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What Should I Tell My Daughter About Managing Her Money During Her Lifetime?

Presuming that your daughter is fairly young, there are many appropriate ideas that should help her. All of these require patience and time, and it may be difficult at a young age to see the long term benefits of saving and investing, but if anyone starts early and is wise with their money, they will most always have savings in reserve and perhaps can realize their dreams.First to learn is that things “on sale” do not save you money. They cost you money. You don’t SAVE anything. You SPEND. Yes, you could argue that you SPEND LESS because something is “on sale”, but you still will have less money in your pocket that you did before the purchase.

So ask yourself, do you REALLY NEED that item you are about to buy? Will it boost your self-confidence, or provide you with endless hours of pleasure, or simply end up in your closet, or in a drawer, or on a shelf somewhere gathering dust?

If you can live without it, then DO NOT SPEND the money and instead put the money away. Not in a place where you Moneycan easily lay your hands upon it; not in a drawer, or a jar or a piggy bank, or somewhere in your home. Open a savings account at a credit union – they pay more interest than a bank. Even though they pay miserable interest these days, put your money away. Save it. Keep it. Spend it only if you absolutely have to use it for something urgent – that does not mean the latest fashion or pair of shoes, or even a gift for someone.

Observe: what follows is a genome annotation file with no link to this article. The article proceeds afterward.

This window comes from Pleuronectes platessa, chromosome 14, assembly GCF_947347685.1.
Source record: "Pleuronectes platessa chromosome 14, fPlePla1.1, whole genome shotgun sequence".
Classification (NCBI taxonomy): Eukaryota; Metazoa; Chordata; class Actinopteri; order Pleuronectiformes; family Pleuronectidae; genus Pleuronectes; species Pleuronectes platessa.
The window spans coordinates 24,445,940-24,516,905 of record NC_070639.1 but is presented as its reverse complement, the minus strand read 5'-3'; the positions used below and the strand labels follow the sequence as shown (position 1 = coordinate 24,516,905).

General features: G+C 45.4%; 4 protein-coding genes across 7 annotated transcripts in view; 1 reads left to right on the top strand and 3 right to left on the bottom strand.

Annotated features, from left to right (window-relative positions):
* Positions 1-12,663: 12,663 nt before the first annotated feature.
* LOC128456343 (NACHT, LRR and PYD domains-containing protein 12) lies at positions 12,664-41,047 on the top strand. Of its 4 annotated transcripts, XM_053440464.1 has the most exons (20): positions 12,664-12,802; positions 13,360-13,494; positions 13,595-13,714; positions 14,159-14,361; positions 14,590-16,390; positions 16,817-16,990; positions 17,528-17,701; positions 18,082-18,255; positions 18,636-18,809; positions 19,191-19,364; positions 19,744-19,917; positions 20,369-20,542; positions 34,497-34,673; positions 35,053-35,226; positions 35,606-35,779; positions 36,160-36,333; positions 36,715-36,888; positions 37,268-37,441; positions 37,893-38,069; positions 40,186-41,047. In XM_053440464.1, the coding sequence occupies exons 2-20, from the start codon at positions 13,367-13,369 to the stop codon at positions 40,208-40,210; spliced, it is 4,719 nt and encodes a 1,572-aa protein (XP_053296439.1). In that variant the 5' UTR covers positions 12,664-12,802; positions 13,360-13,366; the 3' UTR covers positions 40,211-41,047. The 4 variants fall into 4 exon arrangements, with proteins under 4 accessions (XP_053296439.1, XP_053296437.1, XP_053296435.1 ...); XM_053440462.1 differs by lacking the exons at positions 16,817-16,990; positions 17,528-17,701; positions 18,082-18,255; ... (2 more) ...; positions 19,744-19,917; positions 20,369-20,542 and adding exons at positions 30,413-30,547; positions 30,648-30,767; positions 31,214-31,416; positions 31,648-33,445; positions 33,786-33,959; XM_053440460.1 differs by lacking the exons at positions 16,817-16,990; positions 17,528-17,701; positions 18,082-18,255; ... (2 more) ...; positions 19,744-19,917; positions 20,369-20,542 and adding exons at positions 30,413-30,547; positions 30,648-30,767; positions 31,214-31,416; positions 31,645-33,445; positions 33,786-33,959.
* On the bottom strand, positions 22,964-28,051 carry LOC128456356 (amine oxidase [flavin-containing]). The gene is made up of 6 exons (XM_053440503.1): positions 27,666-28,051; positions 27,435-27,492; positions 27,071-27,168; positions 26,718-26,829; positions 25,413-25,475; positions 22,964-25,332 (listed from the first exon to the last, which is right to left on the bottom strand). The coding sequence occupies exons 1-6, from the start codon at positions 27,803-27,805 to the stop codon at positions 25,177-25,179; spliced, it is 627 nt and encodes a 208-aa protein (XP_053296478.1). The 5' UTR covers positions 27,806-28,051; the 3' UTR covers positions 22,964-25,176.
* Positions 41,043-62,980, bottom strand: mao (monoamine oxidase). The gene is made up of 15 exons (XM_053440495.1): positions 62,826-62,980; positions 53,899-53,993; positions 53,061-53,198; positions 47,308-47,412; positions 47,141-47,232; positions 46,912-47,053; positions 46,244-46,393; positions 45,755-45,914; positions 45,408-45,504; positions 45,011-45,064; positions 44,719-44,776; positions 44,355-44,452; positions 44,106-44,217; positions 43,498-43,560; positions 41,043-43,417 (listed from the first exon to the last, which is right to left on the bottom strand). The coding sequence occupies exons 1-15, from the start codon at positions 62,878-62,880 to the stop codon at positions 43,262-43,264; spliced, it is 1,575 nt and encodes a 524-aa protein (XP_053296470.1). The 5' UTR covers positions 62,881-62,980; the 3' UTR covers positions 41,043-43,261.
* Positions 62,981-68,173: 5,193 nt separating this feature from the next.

If you do this and repeat the behavior again and again and again, you will discover, as my daughter did, that someday – in her case about the time she entered college – it totaled over $10,000. That sum came from saving cash gifts, from adding baby-sitting money – from doing odd jobs – from actually holding a job once you she was old enough to do so.

Once you are in the $10,000 club, consider taking some of it – perhaps one-fourth of it, or about $2500, and putting it in to a no-load (no upfront fee and usually lower internal cost) mutual fund.

That first mutual fund purchase should likely be a large cap value fund. If you do this, don’t panic and sell it if it declines in value. Instead add more money to it the next time you have more cash to deposit into savings. Keep adding to it. Put half of your new deposits into it. When the amount you have in the large cap value fund equals $5,000, put your next $1000 in a second no-load mutual fund. This time pick a mid-cap value fund.

From now on, put one-third of your money in the savings, one-third in the large cap value fund, and one-third in the mid-cap value fund.

It will take time– perhaps another ten years – and patients are required, but you will eventually reach $20,000, then $30,000, then $50,000 and each step will take less and less and less time. Keep saving and putting all you can away.

You will eventually have enough money to use as down payment on a home, or perhaps a piece of rental property. Don’t use all of your money to do that, always have reserves in case things don’t go as planned. Always put money away and keep on investing. You will be an adult then, so perhaps buy your first house, then someday a second and rent it out, then a third, and rent it too. Over time you might own several homes.

You should also someday seek out a well-educated, (preferably in finance not sales) well-trained professional investment advisor, who is also a fiduciary – that gives you extra protection – and grow a portfolio, and always continue to save.

 

What are your thoughts? Any suggestions you’d like to pass along?

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